24 There is a wide range of literature that contributes to the understanding of the role of things in shaping human subjectivities. For example, Walker, Harry, ‘Baby hammocks and stone bowls: Urarina technologies of companionship and subjection’, in The occult life of things: Native Amazonian theories of materiality and personhood, ed. Granero, F. Santos (Tucson: University of Arizona Press, 2009), pp. 98113 ; Descola, Philippe, ‘Societies of nature and the nature of society’, in Conceptualising society, ed. Kuper, Adam (London: Routledge, 1992), pp. 107–26; Kohn, Eduardo, How forests think: Toward an anthropology beyond the human (Berkeley: University of California Press, 2013); de la Cadena, Marisol, Earth beings: Ecologies of practice across Andean worlds (Durham: Duke University Press, 2015).

25 See Peleggi, Maurizio, ‘The plot of Thai art history: Buddhist scripture and the myth of national origins’, in A sarong for Clio: Essays on the intellectual and cultural history of Thailand, ed. Peleggi, Maurizio (New York: SEAP, Cornell University, 2015), p. 81.

26 Peleggi, Maurizio, The politics of ruins and the business of nostalgia (Bangkok: White Lotus, 2002), p. 34.

27 Peleggi, ‘The plot of Thai art history’, p. 81.

28 Leys, Ruth, ‘The turn to affect: A critique’, Critical Inquiry 37, 3 (2011): 434–72: Stewart, Kathleen, Ordinary affects (Durham, NC: Duke University Press, 2007): Gould, Deborah, Moving politics: Emotion and ACT UP's fight against AIDS (Chicago: University of Chicago Press, 2009): Sedgwick, Eve Kosofsky and Frank, Adam, Shame and its sisters: A Sylvan Tomkins reader (Durham, NC: Duke University Press, 1995): Massumi, Brian, Parables for the virtual: Movement, affect, sensation (Durham, NC: Duke University Press, 2002).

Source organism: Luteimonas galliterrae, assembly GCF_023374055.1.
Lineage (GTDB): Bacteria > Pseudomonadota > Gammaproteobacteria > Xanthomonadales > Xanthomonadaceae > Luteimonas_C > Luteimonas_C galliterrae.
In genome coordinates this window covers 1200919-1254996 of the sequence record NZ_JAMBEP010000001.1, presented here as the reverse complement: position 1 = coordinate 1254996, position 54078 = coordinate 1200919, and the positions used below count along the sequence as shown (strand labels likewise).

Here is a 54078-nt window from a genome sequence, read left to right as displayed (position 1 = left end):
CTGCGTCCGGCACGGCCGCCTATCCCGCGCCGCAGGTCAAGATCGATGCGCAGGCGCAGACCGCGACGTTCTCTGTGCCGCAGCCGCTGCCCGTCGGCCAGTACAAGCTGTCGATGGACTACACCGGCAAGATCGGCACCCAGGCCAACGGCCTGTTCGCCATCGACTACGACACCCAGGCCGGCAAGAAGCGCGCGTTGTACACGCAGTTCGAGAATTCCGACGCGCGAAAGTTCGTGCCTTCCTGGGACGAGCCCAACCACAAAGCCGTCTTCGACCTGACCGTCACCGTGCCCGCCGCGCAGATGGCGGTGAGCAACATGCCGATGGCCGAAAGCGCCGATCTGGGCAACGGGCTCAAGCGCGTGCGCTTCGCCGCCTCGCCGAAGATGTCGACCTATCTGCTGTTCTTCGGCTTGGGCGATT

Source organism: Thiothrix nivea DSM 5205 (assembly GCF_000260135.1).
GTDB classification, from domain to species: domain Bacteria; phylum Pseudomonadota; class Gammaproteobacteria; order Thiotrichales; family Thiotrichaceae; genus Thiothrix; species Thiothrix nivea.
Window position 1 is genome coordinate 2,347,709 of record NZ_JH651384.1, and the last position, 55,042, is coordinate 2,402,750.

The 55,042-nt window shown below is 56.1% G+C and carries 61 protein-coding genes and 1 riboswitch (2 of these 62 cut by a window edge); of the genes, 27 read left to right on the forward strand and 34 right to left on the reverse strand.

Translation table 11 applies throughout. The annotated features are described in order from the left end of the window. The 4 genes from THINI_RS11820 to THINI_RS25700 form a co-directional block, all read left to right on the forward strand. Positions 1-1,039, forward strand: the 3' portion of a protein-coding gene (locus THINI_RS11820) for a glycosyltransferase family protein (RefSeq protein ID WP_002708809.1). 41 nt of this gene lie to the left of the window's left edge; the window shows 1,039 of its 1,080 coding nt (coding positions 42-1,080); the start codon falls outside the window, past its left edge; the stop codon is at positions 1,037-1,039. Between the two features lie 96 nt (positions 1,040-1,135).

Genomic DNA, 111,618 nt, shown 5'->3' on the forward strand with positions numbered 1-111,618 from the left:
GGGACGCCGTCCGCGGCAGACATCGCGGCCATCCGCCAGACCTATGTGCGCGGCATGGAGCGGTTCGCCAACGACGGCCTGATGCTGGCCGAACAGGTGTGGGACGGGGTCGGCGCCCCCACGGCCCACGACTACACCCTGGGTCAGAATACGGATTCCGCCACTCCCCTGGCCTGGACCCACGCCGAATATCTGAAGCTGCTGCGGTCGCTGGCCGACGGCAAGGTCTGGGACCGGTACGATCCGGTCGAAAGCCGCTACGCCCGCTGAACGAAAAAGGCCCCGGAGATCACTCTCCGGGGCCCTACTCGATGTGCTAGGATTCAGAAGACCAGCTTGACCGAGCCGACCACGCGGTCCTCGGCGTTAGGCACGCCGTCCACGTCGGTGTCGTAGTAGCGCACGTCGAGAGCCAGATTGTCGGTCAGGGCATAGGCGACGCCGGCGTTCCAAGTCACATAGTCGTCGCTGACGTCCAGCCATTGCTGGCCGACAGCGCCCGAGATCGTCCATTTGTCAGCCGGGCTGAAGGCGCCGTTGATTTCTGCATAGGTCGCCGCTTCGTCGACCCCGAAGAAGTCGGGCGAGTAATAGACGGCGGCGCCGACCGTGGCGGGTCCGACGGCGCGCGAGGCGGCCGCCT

29 Leys, ‘The turn to affect’: 436.

30 Gould, Moving politics.

31 Leys, ‘The turn to affect’: 435; Shouse, Eric, ‘Feeling, emotion, affect’, M/C Journal 8 (Dec. 2005), journal.media-culture.org.au/0512/03-shouse.php (last accessed 25 Sept. 2016).

32 Gould, Moving politics; Ahmed, Sara, ‘Affective economies’, Social Texts 79, 2 (2004): 117–39; Navaro-Yashin, Yael, ‘Affective spaces, melancholic objects: Ruination and the production of anthropological knowledge’, Journal of the Royal Anthropological Institute 15 (2009): 118 .

33 Ong is a title and classifier for sacred and royal beings.

34 The majority of northeasterners are culturally and linguistically close to the people of Laos, a country that is considered backward in the central Thai imagination. Moreover, Isan is politically contested in Thai nationalist discourse, and has had a long history of conflict with the central power of Bangkok.

35 See also the cult of Ya Mo in Khorat, in Keyes, ‘National heroine or local spirit?’.

I would like to thank Chandrakasem Rajabhat University and The Australian National University's Thai Alumni Scholarship for sponsoring my doctoral research. My field research (2012–13) was supported by a Field Research Grant, Department of Anthropology, ANU, and the 2011 Thai Studies Field Research Grants from the Asia Institute, University of Melbourne. This article draws on my dissertation. I would like to thank the members of my supervisory panel, Philip Taylor, Peter Jackson, Jane Ferguson, and Andrew Walker, for their comments and help in thinking through the project. I would also like to thank the two anonymous referees for their valuable comments and suggestions. Finally, Cameron McLachlan deserves credit for his attentive work in editing and refining the ideas presented in this article. All the photographs in this article are mine.

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Journal of Southeast Asian Studies
  • ISSN: 0022-4634
  • EISSN: 1474-0680